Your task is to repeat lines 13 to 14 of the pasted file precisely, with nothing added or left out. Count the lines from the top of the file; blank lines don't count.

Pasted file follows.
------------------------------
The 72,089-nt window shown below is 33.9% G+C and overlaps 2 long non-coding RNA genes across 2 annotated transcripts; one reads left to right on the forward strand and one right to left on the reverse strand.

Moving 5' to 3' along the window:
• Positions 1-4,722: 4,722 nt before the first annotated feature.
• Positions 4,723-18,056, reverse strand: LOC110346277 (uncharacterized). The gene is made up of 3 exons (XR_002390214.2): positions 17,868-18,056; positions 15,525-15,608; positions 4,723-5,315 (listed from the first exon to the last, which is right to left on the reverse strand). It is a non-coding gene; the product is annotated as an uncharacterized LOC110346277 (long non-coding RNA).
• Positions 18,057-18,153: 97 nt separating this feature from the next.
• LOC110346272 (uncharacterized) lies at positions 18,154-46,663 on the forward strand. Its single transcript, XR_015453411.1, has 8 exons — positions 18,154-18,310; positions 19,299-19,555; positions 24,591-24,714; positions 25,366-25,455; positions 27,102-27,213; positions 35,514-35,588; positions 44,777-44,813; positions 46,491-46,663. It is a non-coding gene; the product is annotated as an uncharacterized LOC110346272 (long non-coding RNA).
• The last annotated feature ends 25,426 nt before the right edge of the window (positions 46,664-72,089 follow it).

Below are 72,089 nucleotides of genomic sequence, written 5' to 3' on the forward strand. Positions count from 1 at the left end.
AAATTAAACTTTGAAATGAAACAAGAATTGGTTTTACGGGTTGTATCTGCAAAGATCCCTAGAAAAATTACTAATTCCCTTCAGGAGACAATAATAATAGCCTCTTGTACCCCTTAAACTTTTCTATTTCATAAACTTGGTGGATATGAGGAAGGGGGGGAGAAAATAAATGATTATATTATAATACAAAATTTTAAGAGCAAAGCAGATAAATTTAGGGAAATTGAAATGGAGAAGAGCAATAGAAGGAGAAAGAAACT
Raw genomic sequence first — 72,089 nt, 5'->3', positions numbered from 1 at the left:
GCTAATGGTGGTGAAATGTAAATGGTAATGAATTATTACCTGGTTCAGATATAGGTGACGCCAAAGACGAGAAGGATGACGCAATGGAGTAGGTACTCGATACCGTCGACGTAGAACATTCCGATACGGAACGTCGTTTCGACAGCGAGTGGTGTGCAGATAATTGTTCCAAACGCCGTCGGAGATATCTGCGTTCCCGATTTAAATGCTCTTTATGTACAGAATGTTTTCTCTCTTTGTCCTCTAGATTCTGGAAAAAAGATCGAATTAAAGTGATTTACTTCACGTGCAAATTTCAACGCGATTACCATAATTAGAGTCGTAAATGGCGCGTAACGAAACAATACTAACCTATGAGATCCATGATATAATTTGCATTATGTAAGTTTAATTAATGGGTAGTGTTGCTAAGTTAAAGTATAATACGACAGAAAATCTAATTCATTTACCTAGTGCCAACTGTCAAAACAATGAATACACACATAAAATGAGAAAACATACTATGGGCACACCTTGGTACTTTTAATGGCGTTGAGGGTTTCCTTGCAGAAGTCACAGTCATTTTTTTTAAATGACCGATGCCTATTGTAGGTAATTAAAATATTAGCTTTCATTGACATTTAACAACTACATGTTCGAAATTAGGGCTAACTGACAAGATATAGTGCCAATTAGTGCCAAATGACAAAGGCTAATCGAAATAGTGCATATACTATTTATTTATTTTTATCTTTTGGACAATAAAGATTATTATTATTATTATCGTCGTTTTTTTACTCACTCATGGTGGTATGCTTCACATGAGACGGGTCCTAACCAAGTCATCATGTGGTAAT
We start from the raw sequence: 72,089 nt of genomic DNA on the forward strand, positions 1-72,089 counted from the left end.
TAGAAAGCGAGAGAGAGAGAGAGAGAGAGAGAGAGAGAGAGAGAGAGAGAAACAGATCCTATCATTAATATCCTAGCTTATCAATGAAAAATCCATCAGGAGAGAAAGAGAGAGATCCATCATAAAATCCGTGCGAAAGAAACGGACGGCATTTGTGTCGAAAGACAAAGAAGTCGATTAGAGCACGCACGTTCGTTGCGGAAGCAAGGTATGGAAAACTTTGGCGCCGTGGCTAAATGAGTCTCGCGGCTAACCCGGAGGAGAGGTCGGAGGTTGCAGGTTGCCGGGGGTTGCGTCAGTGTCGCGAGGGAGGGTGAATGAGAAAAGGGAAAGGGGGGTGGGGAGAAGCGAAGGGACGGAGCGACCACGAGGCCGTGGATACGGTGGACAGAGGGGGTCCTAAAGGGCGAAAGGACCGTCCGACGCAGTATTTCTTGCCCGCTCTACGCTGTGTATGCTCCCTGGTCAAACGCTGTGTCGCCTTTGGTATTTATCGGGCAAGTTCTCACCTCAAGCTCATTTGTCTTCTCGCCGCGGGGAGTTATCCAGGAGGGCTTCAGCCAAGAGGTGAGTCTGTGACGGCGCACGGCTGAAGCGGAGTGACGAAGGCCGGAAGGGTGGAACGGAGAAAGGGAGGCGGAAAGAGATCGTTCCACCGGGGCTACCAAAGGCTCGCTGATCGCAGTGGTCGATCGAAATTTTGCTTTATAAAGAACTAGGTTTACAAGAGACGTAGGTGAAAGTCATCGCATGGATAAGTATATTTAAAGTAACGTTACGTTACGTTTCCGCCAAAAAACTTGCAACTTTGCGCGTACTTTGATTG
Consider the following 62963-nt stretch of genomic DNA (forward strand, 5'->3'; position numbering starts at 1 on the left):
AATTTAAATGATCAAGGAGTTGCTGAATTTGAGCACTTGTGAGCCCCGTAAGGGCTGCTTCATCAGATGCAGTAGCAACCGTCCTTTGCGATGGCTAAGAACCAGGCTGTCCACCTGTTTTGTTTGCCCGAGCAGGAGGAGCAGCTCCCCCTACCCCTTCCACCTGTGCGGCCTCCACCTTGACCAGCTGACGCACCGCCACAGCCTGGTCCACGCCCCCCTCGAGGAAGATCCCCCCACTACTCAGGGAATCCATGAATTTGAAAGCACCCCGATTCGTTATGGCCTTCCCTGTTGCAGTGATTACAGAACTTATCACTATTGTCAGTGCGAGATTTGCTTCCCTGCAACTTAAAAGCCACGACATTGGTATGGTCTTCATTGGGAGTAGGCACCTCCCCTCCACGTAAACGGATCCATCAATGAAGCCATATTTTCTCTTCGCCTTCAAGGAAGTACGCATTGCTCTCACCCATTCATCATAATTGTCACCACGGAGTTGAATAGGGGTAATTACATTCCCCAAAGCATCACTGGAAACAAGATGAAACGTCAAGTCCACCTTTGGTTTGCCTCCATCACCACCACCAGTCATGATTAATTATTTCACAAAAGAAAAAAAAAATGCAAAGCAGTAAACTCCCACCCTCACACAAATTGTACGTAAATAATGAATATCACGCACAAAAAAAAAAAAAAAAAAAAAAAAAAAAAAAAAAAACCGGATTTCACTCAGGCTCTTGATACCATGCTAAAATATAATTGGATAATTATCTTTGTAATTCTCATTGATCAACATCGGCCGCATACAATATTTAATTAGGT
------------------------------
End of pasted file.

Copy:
TAGAAAGCGAGAGAGAGAGAGAGAGAGAGAGAGAGAGAGAGAGAGAGAGAAACAGATCCTATCATTAATATCCTAGCTTATCAATGAAAAATCCATCAGGAGAGAAAGAGAGAGATCCATCATAAAATCCGTGCGAAAGAAACGGACGGCATTTGTGTCGAAAGACAAAGAAGTCGATTAGAGCACGCACGTTCGTTGCGGAAGCAAGGTATGGAAAACTTTGGCGCCGTGGCTAAATGAGTCTCGCGGCTAACCCGGAGGAGAGGTCGGAGGTTGCAGGTTGCCGGGGGTTGCGTCAGTGTCGCGAGGGAGGGTGAATGAGAAAAGGGAAAGGGGGGTGGGGAGAAGCGAAGGGACGGAGCGACCACGAGGCCGTGGATACGGTGGACAGAGGGGGTCCTAAAGGGCGAAAGGACCGTCCGACGCAGTATTTCTTGCCCGCTCTACGCTGTGTATGCTCCCTGGTCAAACGCTGTGTCGCCTTTGGTATTTATCGGGCAAGTTCTCACCTCAAGCTCATTTGTCTTCTCGCCGCGGGGAGTTATCCAGGAGGGCTTCAGCCAAGAGGTGAGTCTGTGACGGCGCACGGCTGAAGCGGAGTGACGAAGGCCGGAAGGGTGGAACGGAGAAAGGGAGGCGGAAAGAGATCGTTCCACCGGGGCTACCAAAGGCTCGCTGATCGCAGTGGTCGATCGAAATTTTGCTTTATAAAGAACTAGGTTTACAAGAGACGTAGGTGAAAGTCATCGCATGGATAAGTATATTTAAAGTAACGTTACGTTACGTTTCCGCCAAAAAACTTGCAACTTTGCGCGTACTTTGATTG
Consider the following 62963-nt stretch of genomic DNA (forward strand, 5'->3'; position numbering starts at 1 on the left):